April 29, 2022
Vanderbilt-Ingram Cancer Center (VICC) has taken multiple measures since the COVID pandemic began two years ago to protect its patients, study how the disease affects immunocompromised people and provide them with an extra shield against infection.
“The pandemic brought unique challenges and required quick changes in how we provided care,” said Laura Goff, MD, executive medical director for the VICC Cancer Patient Care Center. “We met those changes, switching from traditional office visits to telemedicine visits whenever possible and implementing additional infection control protocols in our clinics. Throughout the course of the pandemic, we’ve been at the forefront of advances. We were among the first cancer centers to offer our patients vaccinations when they became available. Our researchers have led worldwide efforts to monitor how COVID affects patients with cancer and how well the vaccines worked for them. We have also partnered with researchers outside the Cancer Center to ensure that our patients benefit from the latest treatment and prevention advances.”
One of the latest advancements is Evusheld, a new antibody combination to protect people at higher risk from serious illness from COVID-19.
On Dec. 22, 2021, Caroline Davis of Nashville became the first patient at Vanderbilt University Medical Center (VUMC) to receive injections of Evusheld. The antibodies were discovered by James Crowe, MD, the Ann Scott Carell Professor, Robert Carnahan, PhD, and their colleagues in the Vanderbilt Vaccine Center.
Six antibodies were licensed in June 2020 to the global biopharmaceutical company AstraZeneca for optimization and advancement into clinical trials. Eighteen months later, in December 2021, the company’s combination of two long-acting antibodies, called Evusheld, became the first monoclonal antibody treatment to receive emergency use approval for prevention, rather than treatment of COVID-19. Nearly 650,000 doses had been administered by early March 2022.
The therapy is authorized only for adults and children 12 years and older who are not currently infected with the COVID-19 virus and who are immunocompromised because of medical conditions or treatment for disorders including cancer or who have a history of a severe adverse reaction to a COVID-19 vaccine.
Davis, who is being treated for cancer at VUMC, said she could not produce antibodies against the COVID-19 virus on her own, despite receiving two doses of a COVID-19 vaccine and a booster, because the chemotherapy she is receiving suppresses her immune system.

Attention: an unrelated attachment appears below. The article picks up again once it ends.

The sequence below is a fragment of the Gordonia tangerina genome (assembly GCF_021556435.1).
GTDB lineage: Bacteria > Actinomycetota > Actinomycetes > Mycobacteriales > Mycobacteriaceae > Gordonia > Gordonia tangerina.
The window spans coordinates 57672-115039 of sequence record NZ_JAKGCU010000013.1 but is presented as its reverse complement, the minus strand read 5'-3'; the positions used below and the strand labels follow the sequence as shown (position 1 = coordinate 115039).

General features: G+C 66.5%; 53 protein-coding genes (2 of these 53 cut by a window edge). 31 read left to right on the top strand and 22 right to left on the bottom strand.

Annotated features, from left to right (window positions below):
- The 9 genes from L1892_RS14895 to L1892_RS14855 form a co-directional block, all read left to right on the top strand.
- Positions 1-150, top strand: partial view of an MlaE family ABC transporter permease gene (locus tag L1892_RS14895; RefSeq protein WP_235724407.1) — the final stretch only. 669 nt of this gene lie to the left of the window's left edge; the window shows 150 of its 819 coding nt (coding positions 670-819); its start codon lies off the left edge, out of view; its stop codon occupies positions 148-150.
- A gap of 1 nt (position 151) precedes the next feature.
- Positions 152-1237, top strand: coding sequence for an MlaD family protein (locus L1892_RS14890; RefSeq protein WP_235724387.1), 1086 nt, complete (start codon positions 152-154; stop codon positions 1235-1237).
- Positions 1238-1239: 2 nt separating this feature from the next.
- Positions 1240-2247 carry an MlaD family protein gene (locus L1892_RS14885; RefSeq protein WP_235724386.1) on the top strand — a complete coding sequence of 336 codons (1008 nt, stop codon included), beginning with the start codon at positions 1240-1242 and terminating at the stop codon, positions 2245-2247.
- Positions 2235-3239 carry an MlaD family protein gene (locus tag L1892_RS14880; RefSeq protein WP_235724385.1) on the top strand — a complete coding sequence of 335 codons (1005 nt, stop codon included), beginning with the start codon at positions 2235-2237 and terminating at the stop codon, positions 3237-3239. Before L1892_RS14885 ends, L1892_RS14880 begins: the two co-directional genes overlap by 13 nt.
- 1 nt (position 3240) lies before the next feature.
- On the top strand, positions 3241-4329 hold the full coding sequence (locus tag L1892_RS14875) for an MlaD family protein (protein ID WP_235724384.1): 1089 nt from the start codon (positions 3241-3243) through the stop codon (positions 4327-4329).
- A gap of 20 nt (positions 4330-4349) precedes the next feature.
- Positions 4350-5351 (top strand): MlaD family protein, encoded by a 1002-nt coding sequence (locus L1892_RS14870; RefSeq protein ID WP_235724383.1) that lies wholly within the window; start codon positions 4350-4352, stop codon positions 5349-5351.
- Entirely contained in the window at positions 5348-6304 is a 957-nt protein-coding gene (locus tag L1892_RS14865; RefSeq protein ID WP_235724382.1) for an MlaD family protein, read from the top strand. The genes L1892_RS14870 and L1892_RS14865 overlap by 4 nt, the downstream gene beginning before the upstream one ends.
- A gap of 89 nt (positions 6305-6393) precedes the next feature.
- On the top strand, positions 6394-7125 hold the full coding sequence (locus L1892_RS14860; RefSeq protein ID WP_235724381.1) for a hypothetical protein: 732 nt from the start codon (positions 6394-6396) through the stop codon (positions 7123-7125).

“It’s very exciting,” she said, before Cody Stubblefield, RN, gave her two injections of the antibodies, one in each arm, in an outpatient clinic at VUMC. “This is the best Christmas present that could possibly have been given to me.”
Davis’ physician, David Morgan, MD, said, “In patients for whom the vaccine doesn’t work, this is a great option.” Morgan, associate professor of Medicine in the Division of Hematology and Oncology, estimated that hundreds of patients being treated for cancer at VUMC could benefit from Evusheld.
The injections provide about six months of protection from COVID-19 with only minor side effects such as rash, headache and mild fever. Preclinical data released by AstraZeneca suggest that Evusheld is protective against the omicron variant of COVID-19. One of the studies showed that the long-acting, two-antibody combination reduced the risk of COVID-19 symptoms at six months by 83% compared to inactive placebo.
Evusheld currently is the only antibody combination given by intramuscular injection to protect uninfected people from COVID-19. Other antibody combinations are given by intravenous infusion to patients who have recently been infected to prevent them from becoming seriously ill.
Because of the limited supply, Evusheld will be given only to the highest risk patients, including transplant recipients and those being treated for cancer. Patients who qualify should contact their physicians, who will order the injections and place them on a list to receive them as soon as possible.
Evusheld is not an option for people who are not immunocompromised or who have not had a severe adverse reaction to a COVID-19 vaccine. For most people, “vaccination is still the primary prevention,” Morgan said.
The VUMC research was supported by the Defense Advanced Research Projects Agency of the U.S. Department of Defense, the National Institute of Allergy and Infectious Diseases, part of the National Institutes of Health, and the Dolly Parton COVID-19 Research Fund at Vanderbilt.